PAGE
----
John Ringling and his brothers numbered too many (there were 7 in total) to take over their father’s small harness making business in a small Wisconsin town. Their future looked to be set as farmers when “Popcorn George’s Show,” a circus, wintered in their town.
The circus ordered 20 harnesses from John’s father and when two of his sons went to collect the money they returned with the idea for their own future in show business. The Ringling brothers gathered up some discarded instruments from Popcorn George’s and sold tickets for their own show at the local opera house.
After they recovered from their stage fright, the brothers realized they’d more than recouped their investment. Five of the brothers, including 15-year old John, were ready for more. They joined a troubadour group making the rounds in the Northwest.
Their first season on the road earned them $300 which they spent on “store clothes” and fancy 1880s hats…which convinced their German grandmother that they were going to hell.
Their second season featured a grander show. They hired their own wagons, Al juggled, John sang and clowned, Alfred and Charles played wind instruments and Otto played the drums. “The Ringling Brothers Comedy Concert Company” soon added a trick horse, bear and a contortionist.
When the contortionist began to bring in more people than any other act, the brothers shifted their focus to hiring performers instead of doing acts themselves. They added wild animals too like a hyena, a lion and a kangaroo.
Two years later they’d expanded enough to compete head-to-head with Barnum & Bailey. The two outfits peacefully agreed to divide the U.S. between them and though the Ringlings repeatedly asked to perform in New York, James Bailey denied the request until his death in 1906 when the Ringlings bought his circus from his widow.
The brothers continued to buy up other circuses and acts and called in their two brothers, who had not initially joined the venture, to come help. They all promised to retire by the time they were 50. Of course, none of them did.
As they grew older, the brothers became more conservative and less sensationalist. Ringling Bros. dropped the wild animal acts from their company because they thought it was too impressionable for children to see “Mabel Stark in a cage with fourteen snarling tigers and a black jaguar.”
They also chafed against the idea that wild animals were taught their tricks by cruel methods. Now the brothers were only interested in “playful animals such as seals, dogs, horses and elephants.”
As the circus hit its peak, the brothers numbers tumbled into a steep, tragic decline.
In 1907, just after celebrating their 25th anniversary, Augustus “Gus” Ringling died in New Orleans. He’d arrived in the South hoping the warmer climate would benefit his declining health which was only described in the newspapers as “a complication of diseases.” He was 55-years old.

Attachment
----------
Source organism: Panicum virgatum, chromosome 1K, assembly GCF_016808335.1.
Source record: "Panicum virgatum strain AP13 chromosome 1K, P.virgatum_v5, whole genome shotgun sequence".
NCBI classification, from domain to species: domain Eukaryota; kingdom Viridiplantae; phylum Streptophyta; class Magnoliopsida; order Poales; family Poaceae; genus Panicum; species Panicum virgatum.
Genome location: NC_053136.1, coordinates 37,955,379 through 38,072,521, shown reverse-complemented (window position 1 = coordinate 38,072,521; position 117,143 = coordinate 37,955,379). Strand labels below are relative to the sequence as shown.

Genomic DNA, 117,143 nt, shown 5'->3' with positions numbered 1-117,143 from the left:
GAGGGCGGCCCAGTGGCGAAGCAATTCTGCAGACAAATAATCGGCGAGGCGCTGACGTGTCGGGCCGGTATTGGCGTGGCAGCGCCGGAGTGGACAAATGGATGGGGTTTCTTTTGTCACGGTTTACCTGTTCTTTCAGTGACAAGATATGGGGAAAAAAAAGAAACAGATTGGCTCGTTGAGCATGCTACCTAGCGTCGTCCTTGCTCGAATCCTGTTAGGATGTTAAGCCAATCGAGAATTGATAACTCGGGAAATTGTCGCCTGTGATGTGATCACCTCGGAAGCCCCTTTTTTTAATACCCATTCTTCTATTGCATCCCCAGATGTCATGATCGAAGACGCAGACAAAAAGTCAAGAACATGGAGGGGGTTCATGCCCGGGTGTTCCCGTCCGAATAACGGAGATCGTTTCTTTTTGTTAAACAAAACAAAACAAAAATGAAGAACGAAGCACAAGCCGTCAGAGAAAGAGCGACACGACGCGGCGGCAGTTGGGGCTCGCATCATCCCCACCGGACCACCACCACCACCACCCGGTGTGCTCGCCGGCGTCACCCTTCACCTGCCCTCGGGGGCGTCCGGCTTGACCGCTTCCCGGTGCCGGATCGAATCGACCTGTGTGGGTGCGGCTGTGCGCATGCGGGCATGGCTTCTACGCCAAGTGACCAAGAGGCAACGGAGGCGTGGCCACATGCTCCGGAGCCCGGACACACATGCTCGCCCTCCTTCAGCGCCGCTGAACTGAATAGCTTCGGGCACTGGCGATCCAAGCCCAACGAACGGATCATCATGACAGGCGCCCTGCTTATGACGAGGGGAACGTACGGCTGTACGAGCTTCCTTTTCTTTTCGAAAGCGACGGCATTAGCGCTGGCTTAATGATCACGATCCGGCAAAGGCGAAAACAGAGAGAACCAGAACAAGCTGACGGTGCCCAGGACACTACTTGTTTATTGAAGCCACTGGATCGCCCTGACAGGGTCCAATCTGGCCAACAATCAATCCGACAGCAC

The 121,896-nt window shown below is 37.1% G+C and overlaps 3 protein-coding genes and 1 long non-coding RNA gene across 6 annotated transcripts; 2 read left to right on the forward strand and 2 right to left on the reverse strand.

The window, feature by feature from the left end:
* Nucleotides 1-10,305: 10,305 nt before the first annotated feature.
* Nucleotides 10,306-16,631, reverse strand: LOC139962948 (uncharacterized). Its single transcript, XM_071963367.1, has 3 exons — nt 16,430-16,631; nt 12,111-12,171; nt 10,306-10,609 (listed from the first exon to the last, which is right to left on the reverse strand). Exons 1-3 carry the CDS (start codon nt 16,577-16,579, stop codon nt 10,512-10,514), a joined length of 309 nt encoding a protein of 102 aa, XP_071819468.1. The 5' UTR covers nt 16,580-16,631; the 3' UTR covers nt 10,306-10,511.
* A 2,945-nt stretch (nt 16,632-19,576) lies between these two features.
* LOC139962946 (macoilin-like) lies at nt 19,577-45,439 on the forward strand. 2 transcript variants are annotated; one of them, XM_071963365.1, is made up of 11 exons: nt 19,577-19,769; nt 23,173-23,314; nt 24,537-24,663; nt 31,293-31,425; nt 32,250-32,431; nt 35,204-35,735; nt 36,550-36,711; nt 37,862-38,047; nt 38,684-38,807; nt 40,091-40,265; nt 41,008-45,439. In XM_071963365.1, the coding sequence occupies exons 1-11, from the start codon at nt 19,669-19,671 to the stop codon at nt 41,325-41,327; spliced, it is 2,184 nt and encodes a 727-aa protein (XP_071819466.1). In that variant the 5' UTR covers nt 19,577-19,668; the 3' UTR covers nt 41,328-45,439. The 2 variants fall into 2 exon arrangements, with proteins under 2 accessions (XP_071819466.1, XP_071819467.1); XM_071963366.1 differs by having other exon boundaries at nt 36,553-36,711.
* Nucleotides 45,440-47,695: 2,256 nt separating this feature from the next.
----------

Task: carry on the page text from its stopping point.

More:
A few years later in 1911, Otto died somewhat unexpectedly at the age of 52 from Bright’s disease. Bright’s disease struck the family again on New Year’s’ Day in 1916 when Albert died from the disease at the age of 66. He had declined quickly within a few weeks.
Henry, the youngest brother, passed in 1918 of “heart and other internal disorders” just as the flu epidemic began to spread and forced the surviving brothers to temporarily shutter the show.
The next year, Alfred, who had been ill for some time died too.
The shortage of manpower, materials, railroad restrictions and the 1918-9 flu pandemic led them to finally merge Ringling Bros with Barnum & Bailey. John and Charles moved their headquarters to Sarasota, Florida where they had successful real estate investments.
Ca’ d’Zan (“House of John”), John’s Venetian palace was built in 1926 but he and his wife Mable would only enjoy the house for three years. Mable died from Addison’s disease complicated by diabetes in 1929 at the age of 54. Not long after, his last surviving brother, Charles, became ill.
First Charles suffered a nervous breakdown and then a terrible, but seemingly innocuous, cold. The day he was pronounced out of danger by the doctors, he died suddenly of a cerebral hemorrhage. John was now the sole surviving brother.
John’s health declined and he suffered two strokes. In 1933, the circus board and its partners (the partners were now his brothers’ widows Edith and Aubrey Ringling) voted John out for his poor financial decisions.
The great Depression left John Ringling nearly penniless when he died in 1936 from pneumonia. Some reports claimed he had only $300 in the bank but his family fought over his estate in the courts for nearly 10 years.
A number of claims against it for taxes, debts and mortgages meant the size of the estate took some time to determine (actually $23.5 million in the end). A trust established with the state of Florida saved his home and art collection from creditors. In exchange for the estate, Florida paid John’s second wife (and ex-wife) Emily Haag Ringling $1.*
*We’ll talk about Mabel and Emily in the next post: “Three Ring Circus: John Ringling’s Love Life.”
The brother’s only sister, Ida, married a divorcée twice her age (who had a daughter the same age as Ida).
In John’s final years he broke off all contact with Ida and her children (she had three in total). Her son, John Ringling North, served as executor of John’s will despite being left out of the will himself.
Once the dust settled, North would gain most of the control over the estate and circus. He would preside over the family business until his retirement in 1967 when the circus was sold outside the family to Feld Entertainment. Feld will close the circus next month (May 2017) after 146 years.
“Perhaps it wasn’t that my uncles were so smart, but that there were so damn many of them.”
-Richard Ringling, Charles’ son